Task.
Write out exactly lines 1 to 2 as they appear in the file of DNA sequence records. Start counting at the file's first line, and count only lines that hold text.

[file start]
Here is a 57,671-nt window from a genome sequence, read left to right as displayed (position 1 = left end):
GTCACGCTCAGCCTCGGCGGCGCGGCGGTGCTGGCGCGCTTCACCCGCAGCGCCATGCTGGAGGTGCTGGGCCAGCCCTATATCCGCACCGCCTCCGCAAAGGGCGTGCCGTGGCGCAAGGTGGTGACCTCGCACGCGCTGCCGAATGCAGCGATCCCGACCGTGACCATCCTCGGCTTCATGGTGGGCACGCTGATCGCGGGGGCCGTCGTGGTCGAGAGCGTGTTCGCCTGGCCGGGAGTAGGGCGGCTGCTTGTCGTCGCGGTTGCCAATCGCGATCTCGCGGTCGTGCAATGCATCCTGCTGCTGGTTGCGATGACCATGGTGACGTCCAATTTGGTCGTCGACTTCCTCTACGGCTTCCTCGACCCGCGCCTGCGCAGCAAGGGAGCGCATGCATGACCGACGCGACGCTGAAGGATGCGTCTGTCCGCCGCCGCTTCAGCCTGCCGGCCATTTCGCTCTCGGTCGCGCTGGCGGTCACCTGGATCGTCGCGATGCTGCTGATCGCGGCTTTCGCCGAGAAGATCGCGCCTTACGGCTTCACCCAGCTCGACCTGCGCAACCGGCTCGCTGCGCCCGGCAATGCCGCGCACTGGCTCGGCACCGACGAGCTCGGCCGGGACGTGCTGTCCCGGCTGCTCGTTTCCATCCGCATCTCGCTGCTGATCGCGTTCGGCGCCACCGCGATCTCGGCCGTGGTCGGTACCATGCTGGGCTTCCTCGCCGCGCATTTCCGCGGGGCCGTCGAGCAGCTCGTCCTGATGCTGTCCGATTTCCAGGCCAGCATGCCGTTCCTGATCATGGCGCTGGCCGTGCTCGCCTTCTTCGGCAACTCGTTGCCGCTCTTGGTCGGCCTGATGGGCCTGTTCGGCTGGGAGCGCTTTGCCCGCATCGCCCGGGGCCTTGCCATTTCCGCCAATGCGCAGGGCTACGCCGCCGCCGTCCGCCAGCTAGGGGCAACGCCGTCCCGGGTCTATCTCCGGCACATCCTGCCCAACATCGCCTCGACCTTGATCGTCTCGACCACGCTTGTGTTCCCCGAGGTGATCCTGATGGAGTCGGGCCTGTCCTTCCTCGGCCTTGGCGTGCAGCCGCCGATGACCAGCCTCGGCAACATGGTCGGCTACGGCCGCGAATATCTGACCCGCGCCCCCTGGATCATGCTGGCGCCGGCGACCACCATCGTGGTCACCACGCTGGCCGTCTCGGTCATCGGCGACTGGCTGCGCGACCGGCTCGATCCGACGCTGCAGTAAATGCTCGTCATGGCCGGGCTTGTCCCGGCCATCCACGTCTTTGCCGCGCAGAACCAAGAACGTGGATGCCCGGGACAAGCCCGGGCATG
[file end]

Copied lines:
Here is a 57,671-nt window from a genome sequence, read left to right as displayed (position 1 = left end):
GTCACGCTCAGCCTCGGCGGCGCGGCGGTGCTGGCGCGCTTCACCCGCAGCGCCATGCTGGAGGTGCTGGGCCAGCCCTATATCCGCACCGCCTCCGCAAAGGGCGTGCCGTGGCGCAAGGTGGTGACCTCGCACGCGCTGCCGAATGCAGCGATCCCGACCGTGACCATCCTCGGCTTCATGGTGGGCACGCTGATCGCGGGGGCCGTCGTGGTCGAGAGCGTGTTCGCCTGGCCGGGAGTAGGGCGGCTGCTTGTCGTCGCGGTTGCCAATCGCGATCTCGCGGTCGTGCAATGCATCCTGCTGCTGGTTGCGATGACCATGGTGACGTCCAATTTGGTCGTCGACTTCCTCTACGGCTTCCTCGACCCGCGCCTGCGCAGCAAGGGAGCGCATGCATGACCGACGCGACGCTGAAGGATGCGTCTGTCCGCCGCCGCTTCAGCCTGCCGGCCATTTCGCTCTCGGTCGCGCTGGCGGTCACCTGGATCGTCGCGATGCTGCTGATCGCGGCTTTCGCCGAGAAGATCGCGCCTTACGGCTTCACCCAGCTCGACCTGCGCAACCGGCTCGCTGCGCCCGGCAATGCCGCGCACTGGCTCGGCACCGACGAGCTCGGCCGGGACGTGCTGTCCCGGCTGCTCGTTTCCATCCGCATCTCGCTGCTGATCGCGTTCGGCGCCACCGCGATCTCGGCCGTGGTCGGTACCATGCTGGGCTTCCTCGCCGCGCATTTCCGCGGGGCCGTCGAGCAGCTCGTCCTGATGCTGTCCGATTTCCAGGCCAGCATGCCGTTCCTGATCATGGCGCTGGCCGTGCTCGCCTTCTTCGGCAACTCGTTGCCGCTCTTGGTCGGCCTGATGGGCCTGTTCGGCTGGGAGCGCTTTGCCCGCATCGCCCGGGGCCTTGCCATTTCCGCCAATGCGCAGGGCTACGCCGCCGCCGTCCGCCAGCTAGGGGCAACGCCGTCCCGGGTCTATCTCCGGCACATCCTGCCCAACATCGCCTCGACCTTGATCGTCTCGACCACGCTTGTGTTCCCCGAGGTGATCCTGATGGAGTCGGGCCTGTCCTTCCTCGGCCTTGGCGTGCAGCCGCCGATGACCAGCCTCGGCAACATGGTCGGCTACGGCCGCGAATATCTGACCCGCGCCCCCTGGATCATGCTGGCGCCGGCGACCACCATCGTGGTCACCACGCTGGCCGTCTCGGTCATCGGCGACTGGCTGCGCGACCGGCTCGATCCGACGCTGCAGTAAATGCTCGTCATGGCCGGGCTTGTCCCGGCCATCCACGTCTTTGCCGCGCAGAACCAAGAACGTGGATGCCCGGGACAAGCCCGGGCATG